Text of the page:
2D array of objects

This is a discussion on 2D array of objects within the C++ Programming forums, part of the General Programming Boards category; Have you considered using a vector of vectors instead of a 2D array? For example: Code: std::vector<std::vector<Brick> > bricks(bh); for ...

  1. #16
    C++ Witch laserlight's Avatar
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    Have you considered using a vector of vectors instead of a 2D array? For example:
    Code:
    std::vector<std::vector<Brick> > bricks(bh);
    for (int i = 0; i < bh; ++i)
    {
        bricks[i].reserve(bw);
        for (int j = 0; j < bw; ++j)
        {
            bricks[i].push_back(Brick(
                35 * i + 250.0f / 1024.0f * SCREEN_WIDTH,
                18 * j + 200.0f / 768.0f * SCREEN_HEIGHT));
        }
    }
    You would then be able to access bricks[i][j] as a Brick object instead of a Brick pointer, and you would no longer need to worry about managing the memory for the dynamic array.
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  2. #17
    and the Hat of Guessing tabstop's Avatar
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    If you want a 2D array of objects, you do that the same as anything else:
    Code:
    Brick my_array[11][15]
    If you want to call the constructors in a loop, then you can certainly use a 2D array of pointers, as you had above. If you do so, you will also need to call delete in a loop just the same. (If you don't have any new() calls in the constructor and aren't doing anything special in the destructor, you don't have to call the destructor here, just delete and set the pointer to NULL.)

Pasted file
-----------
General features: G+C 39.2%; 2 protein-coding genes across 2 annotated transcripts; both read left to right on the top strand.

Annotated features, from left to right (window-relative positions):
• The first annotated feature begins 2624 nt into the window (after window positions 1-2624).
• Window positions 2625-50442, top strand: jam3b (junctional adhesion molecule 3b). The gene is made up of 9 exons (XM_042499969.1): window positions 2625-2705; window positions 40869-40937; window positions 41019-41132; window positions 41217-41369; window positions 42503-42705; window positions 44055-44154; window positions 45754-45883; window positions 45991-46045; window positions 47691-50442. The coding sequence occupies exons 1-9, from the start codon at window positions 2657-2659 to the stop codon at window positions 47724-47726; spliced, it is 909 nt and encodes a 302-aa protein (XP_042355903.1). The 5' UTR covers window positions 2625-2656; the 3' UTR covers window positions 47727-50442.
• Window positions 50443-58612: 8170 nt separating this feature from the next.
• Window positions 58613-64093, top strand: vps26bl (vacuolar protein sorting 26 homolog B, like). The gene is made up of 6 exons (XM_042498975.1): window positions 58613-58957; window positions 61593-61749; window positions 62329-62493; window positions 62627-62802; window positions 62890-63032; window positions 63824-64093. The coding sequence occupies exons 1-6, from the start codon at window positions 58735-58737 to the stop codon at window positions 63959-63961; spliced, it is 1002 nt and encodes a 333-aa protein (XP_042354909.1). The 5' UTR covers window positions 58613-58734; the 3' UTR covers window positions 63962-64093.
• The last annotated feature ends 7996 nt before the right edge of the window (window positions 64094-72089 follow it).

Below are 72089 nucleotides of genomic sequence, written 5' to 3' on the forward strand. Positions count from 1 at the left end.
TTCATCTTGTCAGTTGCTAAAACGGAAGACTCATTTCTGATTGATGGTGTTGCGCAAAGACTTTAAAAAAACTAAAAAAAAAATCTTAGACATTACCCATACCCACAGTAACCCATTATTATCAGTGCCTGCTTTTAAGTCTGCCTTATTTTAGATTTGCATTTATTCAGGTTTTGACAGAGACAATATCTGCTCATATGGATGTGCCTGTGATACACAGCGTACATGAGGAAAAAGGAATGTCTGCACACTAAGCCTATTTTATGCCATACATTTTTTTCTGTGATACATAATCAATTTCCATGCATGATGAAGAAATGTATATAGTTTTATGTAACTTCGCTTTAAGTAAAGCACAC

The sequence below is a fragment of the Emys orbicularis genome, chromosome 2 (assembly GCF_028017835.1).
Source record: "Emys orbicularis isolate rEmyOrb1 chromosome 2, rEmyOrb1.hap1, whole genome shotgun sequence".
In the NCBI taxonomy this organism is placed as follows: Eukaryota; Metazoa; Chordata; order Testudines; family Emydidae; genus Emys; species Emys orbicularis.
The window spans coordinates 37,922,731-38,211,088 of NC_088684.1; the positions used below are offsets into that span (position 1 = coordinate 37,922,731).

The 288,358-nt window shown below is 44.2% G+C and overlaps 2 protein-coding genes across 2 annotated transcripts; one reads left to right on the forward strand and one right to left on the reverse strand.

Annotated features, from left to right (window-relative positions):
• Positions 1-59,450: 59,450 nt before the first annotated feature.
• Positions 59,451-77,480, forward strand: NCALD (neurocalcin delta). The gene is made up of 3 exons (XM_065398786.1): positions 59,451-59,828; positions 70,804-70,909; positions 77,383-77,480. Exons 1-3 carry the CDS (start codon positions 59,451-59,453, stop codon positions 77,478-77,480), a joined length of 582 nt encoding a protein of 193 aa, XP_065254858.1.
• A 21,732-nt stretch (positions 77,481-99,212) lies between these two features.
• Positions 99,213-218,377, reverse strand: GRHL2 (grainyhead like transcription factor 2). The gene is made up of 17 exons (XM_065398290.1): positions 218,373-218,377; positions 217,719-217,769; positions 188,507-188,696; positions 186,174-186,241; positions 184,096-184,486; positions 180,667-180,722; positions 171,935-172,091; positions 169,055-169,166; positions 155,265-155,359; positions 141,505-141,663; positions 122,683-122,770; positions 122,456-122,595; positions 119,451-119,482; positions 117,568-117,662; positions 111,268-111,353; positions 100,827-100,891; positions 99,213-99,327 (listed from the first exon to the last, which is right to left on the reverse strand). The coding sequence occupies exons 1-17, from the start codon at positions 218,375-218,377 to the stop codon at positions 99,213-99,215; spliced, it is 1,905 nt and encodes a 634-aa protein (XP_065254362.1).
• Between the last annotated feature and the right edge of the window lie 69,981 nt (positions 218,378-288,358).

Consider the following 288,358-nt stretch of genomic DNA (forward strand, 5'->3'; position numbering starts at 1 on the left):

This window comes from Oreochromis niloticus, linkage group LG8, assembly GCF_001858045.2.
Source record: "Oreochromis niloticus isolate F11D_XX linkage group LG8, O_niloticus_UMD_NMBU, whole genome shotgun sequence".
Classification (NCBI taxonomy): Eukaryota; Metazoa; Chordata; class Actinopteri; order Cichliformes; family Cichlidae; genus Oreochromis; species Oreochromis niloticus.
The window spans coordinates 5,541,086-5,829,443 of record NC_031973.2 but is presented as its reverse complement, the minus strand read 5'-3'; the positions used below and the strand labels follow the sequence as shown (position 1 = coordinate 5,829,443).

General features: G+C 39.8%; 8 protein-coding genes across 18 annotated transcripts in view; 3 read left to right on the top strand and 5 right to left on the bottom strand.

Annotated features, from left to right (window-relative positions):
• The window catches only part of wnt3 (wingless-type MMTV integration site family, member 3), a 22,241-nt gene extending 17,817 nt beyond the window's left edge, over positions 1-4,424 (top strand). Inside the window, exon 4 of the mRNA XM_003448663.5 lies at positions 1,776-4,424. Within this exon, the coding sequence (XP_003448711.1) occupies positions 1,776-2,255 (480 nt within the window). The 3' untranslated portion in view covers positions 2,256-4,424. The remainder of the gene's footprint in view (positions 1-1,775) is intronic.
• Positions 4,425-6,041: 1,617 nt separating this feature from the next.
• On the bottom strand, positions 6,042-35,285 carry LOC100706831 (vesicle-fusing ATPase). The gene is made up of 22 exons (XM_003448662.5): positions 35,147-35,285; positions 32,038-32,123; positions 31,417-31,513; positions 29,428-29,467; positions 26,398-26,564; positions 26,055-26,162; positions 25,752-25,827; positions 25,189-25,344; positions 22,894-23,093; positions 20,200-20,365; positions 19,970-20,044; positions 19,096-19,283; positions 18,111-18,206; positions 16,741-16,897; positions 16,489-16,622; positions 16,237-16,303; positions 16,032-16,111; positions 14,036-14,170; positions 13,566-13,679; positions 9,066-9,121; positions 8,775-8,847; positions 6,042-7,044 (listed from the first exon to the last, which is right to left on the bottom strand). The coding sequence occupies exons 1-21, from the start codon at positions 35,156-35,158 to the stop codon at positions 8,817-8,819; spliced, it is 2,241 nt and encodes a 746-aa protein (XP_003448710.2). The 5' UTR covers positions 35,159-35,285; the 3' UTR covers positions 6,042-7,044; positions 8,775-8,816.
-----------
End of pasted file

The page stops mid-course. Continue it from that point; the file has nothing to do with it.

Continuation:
In either event, you can't refer to the array from the class, just as you can't refer to any objects from the class since the class has no idea about what or how many variables are created of that type (in the same way that if you type "int j" the data type int doesn't suddently know about j).

  3. #18
    C++ Witch laserlight's Avatar
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    Quote Originally Posted by tabstop
    If you want a 2D array of objects, you do that the same as anything else:
    Refer to post #7. The class does not have a default constructor. Of course, it may be the case that an appropriate fix is to provide a default constructor.
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  4. #19
    and the Hat of Guessing tabstop's Avatar
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    Quote Originally Posted by laserlight View Post
    Refer to post #7. The class does not have a default constructor. Of course, it may be the case that an appropriate fix is to provide a default constructor.
    Or provide an initializer list.

    But if the dimensions are variables (do we have VLA in C++?) then vector is probably the right suggestion.

  5. #20
    C++ Witch laserlight's Avatar
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    Quote Originally Posted by tabstop
    Or provide an initializer list.
    Yes, that is what I originally suggested, but look at how the example initialisation is done. Even if bh and bw were compile time constants, if they are sufficiently large, one would have to resort to writing and running a script to feasibly generate the initializer list... or maybe the array will be too large to fit on the stack.

    Quote Originally Posted by tabstop
    do we have VLA in C++?
    Not in standard C++.
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  6. #21
    Registered User gavra's Avatar
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    ok thanks everyone, I used vector [=
    gavra.

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